Chemical Health Risks From The Ohio Train Crash – What We Know So Far

Roughly two weeks after a train carrying toxic and combustible materials derailed just outside a small town near the Ohio-Pennsylvania border, filling the sky with black smoke, questions are raging about the health and environmental impact of the disaster.

The derailment of the train operated by Norfolk Southern on February 3 near East Palestine, Ohio, sparked a massive fire that sent fumes from several toxic chemicals into the air. To reduce the risk of an explosion, officials released at least one chemical from five derailed tankers on February 6. (About 50 of the train’s 150 cars were involved in the accident.) Some of the substances were diverted to a designated ditch where they were burned, the Environmental Protection Agency wrote in a Feb. 10 letter to the train company.

But even now, scientists are still struggling to understand the short- and long-term health effects of the chemicals on residents of the city of 5,000 and the surrounding region. Many reports have focused on vinyl chloride — a clear, flammable gas used to make polyvinyl chloride (PVC) plastic, which is used in everything from plumbing to packaging to flooring. Scientists have known for decades that high doses of vinyl chloride can cause liver cancer. And even lower doses, especially over long periods of time, can be dangerous to a person’s health. People can be exposed to the chemical as vapor or by drinking contaminated water.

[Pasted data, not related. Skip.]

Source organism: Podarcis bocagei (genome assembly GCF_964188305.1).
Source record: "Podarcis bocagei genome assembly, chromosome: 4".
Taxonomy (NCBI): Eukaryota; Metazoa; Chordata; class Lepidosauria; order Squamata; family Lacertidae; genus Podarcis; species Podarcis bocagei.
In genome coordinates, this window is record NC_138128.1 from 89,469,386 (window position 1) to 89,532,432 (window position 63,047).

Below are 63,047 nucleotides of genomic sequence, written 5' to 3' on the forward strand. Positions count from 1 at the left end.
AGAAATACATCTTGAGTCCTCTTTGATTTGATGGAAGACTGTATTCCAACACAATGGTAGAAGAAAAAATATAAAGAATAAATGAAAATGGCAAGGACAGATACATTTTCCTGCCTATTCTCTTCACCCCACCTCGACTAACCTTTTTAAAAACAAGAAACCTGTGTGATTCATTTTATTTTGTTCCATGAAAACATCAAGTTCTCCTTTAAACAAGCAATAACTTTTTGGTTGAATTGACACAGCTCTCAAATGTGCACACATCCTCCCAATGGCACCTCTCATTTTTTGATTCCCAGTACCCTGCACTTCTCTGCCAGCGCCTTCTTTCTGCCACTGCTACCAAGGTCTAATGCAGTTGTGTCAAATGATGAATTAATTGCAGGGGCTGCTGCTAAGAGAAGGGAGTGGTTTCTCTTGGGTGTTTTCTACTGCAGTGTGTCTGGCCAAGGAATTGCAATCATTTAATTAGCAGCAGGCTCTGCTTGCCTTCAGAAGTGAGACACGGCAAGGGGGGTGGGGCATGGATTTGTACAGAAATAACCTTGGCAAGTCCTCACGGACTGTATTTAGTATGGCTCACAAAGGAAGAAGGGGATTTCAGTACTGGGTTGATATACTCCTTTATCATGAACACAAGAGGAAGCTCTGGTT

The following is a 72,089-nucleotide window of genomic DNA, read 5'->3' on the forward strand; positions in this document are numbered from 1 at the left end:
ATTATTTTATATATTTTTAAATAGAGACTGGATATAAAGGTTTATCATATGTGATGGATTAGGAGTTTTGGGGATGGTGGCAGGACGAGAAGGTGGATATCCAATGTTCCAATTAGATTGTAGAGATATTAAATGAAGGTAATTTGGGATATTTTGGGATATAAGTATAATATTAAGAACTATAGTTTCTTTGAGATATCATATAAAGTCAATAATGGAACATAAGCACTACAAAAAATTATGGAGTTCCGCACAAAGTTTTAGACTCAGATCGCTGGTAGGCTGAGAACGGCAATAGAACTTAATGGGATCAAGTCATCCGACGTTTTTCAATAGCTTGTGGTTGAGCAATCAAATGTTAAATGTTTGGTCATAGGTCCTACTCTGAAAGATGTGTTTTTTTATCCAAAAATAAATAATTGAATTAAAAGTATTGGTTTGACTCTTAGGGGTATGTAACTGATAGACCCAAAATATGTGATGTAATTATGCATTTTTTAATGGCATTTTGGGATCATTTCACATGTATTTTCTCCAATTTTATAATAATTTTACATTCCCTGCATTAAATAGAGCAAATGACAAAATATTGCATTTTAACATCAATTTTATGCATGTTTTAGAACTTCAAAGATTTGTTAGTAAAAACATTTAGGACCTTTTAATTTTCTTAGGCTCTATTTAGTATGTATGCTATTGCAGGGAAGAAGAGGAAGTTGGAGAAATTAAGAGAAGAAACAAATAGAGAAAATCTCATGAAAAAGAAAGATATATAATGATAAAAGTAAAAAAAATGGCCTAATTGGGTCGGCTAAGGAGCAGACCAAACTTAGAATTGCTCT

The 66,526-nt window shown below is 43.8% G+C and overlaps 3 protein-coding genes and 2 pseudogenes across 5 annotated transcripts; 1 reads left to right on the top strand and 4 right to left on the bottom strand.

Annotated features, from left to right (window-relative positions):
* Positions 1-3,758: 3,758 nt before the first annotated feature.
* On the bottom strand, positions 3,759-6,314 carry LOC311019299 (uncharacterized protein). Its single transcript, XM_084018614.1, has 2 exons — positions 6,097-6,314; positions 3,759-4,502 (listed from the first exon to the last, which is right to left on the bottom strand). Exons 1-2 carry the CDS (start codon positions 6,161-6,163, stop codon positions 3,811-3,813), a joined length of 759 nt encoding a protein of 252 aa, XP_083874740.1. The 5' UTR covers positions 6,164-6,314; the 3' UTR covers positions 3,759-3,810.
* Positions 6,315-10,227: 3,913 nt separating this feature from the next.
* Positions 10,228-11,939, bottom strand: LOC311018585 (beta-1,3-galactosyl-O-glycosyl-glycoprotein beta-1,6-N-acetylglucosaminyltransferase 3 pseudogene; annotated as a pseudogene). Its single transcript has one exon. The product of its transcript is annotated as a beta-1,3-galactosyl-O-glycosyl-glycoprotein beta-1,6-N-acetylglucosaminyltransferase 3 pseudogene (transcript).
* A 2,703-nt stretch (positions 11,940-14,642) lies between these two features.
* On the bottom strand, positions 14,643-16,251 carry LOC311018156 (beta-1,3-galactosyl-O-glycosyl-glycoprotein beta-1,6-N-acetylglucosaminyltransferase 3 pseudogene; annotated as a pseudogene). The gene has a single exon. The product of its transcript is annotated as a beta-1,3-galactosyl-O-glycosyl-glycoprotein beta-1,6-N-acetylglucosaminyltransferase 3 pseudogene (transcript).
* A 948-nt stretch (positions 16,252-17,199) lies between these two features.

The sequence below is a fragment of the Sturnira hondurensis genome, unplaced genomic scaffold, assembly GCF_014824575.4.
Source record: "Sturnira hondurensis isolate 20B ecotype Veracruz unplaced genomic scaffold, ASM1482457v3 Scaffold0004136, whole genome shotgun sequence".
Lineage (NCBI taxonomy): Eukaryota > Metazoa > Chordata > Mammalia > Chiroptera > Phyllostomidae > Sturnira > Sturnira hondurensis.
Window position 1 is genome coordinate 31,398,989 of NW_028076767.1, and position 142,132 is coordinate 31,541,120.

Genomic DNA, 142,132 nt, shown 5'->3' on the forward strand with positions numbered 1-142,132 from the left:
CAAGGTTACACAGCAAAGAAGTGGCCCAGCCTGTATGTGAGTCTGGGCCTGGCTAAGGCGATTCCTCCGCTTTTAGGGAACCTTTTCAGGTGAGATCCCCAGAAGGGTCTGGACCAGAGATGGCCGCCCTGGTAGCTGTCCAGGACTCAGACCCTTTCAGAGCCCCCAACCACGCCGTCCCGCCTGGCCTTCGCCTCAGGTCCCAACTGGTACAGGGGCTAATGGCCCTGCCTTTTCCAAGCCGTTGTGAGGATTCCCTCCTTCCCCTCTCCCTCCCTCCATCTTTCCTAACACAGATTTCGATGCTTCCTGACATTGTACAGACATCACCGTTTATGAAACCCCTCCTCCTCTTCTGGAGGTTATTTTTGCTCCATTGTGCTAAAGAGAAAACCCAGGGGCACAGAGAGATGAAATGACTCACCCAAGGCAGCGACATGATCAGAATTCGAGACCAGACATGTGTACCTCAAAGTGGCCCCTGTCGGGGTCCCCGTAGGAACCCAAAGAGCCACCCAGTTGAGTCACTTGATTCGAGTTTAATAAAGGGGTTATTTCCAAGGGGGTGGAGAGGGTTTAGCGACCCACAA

“We’re looking at concentrations that are currently considered safe, and in our studies we’ve observed that these low doses can exacerbate underlying diseases — we’re talking about liver disease,” says Juliane Beier, a hepatologist at the University of Pittsburgh who studies vinyl chloride exposure in animals.

It’s not clear how much of a risk vinyl chloride could pose at this point, after much of what was on the train burned down. Of course, igniting a hazardous material is far from an ideal disposal method. The problem is that by the time a car full of vinyl chloride does derail, there are usually no better options available. (Investigators with the National Transportation Safety Board continue to seek answers as to what caused the derailment in the first place.)

“In environmental risk assessment, we have to make a lot of decisions that we don’t want to make,” says Kim Garrett, an environmental toxicologist at Northeastern University.

In this case, that meant burning the vinyl chloride, rather than releasing the chemical into the environment and waiting to see if one or more of the train cars might explode.

Garrett says the main risk of burning vinyl chloride, whether controlled or not, is the production of two nasty chemicals: phosgene, which both Germany and the Allies used to kill trenches full of soldiers during WWI, and hydrogen chloride, which , can turn into hydrochloric acid – a key component of stomach acid – in the lungs when inhaled. However, by intentionally burning off the vinyl chloride in this case, responders could evacuate residents long enough for these two short-lived chemicals to degrade or otherwise change form rather than risk an unpredictable explosion with people nearby.